The gold-leafed dome of the newly-opened Leela Palace Kempinski in New Delhi gleams in the sunlight. The interior, lit with murano chandeliers from Italy, promises a palatial experience for those seeking to experience royal Indian hospitality.
While the Leela Group's newest property has been especially designed to attract a foreign clientele, its Chief Financial Officer is busy staving off foreign investors.
The market capitalisation of Hotel Leela Venture has nosedived from around Rs 2,555 crore in 2007 to about Rs 1,600 crore today. It was in the summer of 2007 that the group went ahead and raised $110 million through foreign currency convertible bonds
, or FCCBs, at a conversion price of Rs 72 a share. Shares of Leela Venture are currently trading at around Rs 40 each.
Leela now finds itself on a sticky wicket: its debt is nearly double -1.85 times - its equity. Its scrip is trading at half the conversion price and $42 million worth of FCCBs will have to be redeemed by April next year.
The hospitality group, known for its opulence and grandeur, is Rs 3,800 crore in debt. Of the total $110 million raised through FCCBs, under pressure from investors, the group had to redeem $68 million in 2009.
Says Krishna Deshika, Chief Financial Officer, Leela Group: "We hoped the FCCBs would get converted, unfortunately share prices have not moved, especially in the hospitality sector. Two years back, many investors were selling FCCBs at low prices… we bought them back at a discount."
With a board approval in place, the group is hoping to raise around Rs 1,000 crore through a qualified institutional placement, or QIP, and fresh FCCBs. The money, says Deshika, will be used for debt reduction and redemption.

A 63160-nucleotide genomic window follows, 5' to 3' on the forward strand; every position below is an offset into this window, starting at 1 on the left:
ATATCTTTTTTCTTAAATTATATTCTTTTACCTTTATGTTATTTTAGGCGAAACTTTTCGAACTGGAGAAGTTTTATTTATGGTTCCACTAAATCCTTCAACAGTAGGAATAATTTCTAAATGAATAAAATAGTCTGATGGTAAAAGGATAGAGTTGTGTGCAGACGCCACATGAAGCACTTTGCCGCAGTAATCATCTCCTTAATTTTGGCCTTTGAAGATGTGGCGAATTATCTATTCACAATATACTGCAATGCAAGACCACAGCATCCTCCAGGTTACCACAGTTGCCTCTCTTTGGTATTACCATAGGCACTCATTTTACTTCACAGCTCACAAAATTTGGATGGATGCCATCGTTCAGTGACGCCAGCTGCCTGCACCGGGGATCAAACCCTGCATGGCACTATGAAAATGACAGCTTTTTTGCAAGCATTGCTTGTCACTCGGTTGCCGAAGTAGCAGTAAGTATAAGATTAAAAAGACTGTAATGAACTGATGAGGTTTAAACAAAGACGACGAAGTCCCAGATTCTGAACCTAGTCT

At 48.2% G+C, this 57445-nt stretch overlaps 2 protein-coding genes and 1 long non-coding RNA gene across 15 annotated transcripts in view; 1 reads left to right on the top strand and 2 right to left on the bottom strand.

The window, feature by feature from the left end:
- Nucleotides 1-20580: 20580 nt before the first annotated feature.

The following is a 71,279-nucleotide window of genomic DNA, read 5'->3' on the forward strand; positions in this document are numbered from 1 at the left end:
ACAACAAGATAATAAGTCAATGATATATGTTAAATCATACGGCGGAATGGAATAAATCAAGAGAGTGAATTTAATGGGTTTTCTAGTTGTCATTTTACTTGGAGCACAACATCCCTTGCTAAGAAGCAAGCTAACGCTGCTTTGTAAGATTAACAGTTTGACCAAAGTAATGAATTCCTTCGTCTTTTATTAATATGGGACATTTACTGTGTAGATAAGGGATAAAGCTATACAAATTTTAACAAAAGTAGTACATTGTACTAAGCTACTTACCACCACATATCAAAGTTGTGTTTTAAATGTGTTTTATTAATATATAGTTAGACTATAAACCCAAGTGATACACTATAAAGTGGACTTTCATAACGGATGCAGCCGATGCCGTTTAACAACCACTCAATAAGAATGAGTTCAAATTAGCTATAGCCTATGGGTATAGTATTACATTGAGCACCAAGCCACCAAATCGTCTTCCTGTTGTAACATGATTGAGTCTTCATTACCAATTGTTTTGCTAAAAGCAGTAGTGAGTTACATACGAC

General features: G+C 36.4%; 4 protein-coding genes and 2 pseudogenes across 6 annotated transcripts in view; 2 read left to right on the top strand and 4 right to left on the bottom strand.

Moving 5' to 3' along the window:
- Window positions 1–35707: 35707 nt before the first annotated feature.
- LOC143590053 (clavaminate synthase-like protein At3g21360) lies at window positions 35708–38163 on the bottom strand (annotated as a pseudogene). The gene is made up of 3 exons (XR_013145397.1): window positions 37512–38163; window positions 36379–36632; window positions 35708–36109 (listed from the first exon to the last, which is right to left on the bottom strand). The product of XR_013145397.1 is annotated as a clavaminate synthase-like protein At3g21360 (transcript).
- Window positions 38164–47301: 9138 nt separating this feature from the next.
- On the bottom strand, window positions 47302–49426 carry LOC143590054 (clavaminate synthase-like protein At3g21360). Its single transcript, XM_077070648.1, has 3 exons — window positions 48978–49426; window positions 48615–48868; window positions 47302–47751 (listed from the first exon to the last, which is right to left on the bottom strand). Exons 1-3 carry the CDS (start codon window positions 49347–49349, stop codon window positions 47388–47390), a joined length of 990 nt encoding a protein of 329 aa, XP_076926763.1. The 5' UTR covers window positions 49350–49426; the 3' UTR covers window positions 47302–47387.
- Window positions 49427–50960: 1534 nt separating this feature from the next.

The promoters, including Captain C.K. Nair, the founder of Leela, hold 53.37 per cent in the group. "Our interest is to see that promoters continue to hold a majority stake, but let's see," says Deshika. Leela is not alone. About 100 Indian companies which took the FCCB route aggressively during the 2006/2008 bull run to raise funds, now find it is payback time. According to a Crisil report, bonds worth Rs 31,500 crore are coming up for redemption within the next 24 months. And stock prices of many of the issuers are far below their conversion prices.
"The conversion price was set according to the demand and supply dynamics at that point," says Jagannadham Thunuguntla, Head of Research at SMC Capital. "Companies took the conversion for granted. An FCCB is a double-edged sword."
Why companies bought FCCBs
- Foreign currency convertible bonds provide for low-cost debt
- In an ideal market, conversion occurs at a premium
- They lead to lower dilution
or RCOM, too, finds itself in a quandary. As if an investigation into its role in the 2G spectrum scam was not enough, the company had raised $1.27 billion through FCCBs in 2007, which come up for maturity in March 2012. At a conversion price of Rs 661, and the stock currently trading at Rs 93, RCOM will have to go for redemption.
The stock hit a 52-week high of Rs 204 in June 2010, but that too is not even half of the conversion price the company had borrowed at. An RCOM spokesperson declined to comment on the company's FCCB redemption plan. But Thunuguntla, who has been tracking the company, says: "RCOM will be hit by combonegatives. Investors will want redemption.
On top of that telecom stocks have taken a beating. The big question is: How will RCOM pay $1.27 billion?" What might rescue RCOM is that it is part of a behemoth - the Reliance Anil Dhirubhai Ambani Group, he adds. The flagship of the billionaire Anil Ambani
's conglomerate could get help from the group companies.
Then, RCOM has also drawn Rs 8,700 crore from China Development Bank. The largest loan ever between the two countries will be used to refinance the company's short term borrowings. A company release relating to the loan said: "The drawn down amount will be used to refinance RCOM's short term rupee borrowings resulting in substantial savings in its interest cost, apart from extending RCOM's debt maturity profile."
Anil Ambani's RCOM raised more than Dollar 1 billion through FCCBs in 2007, which will come up for redemption in March 2012.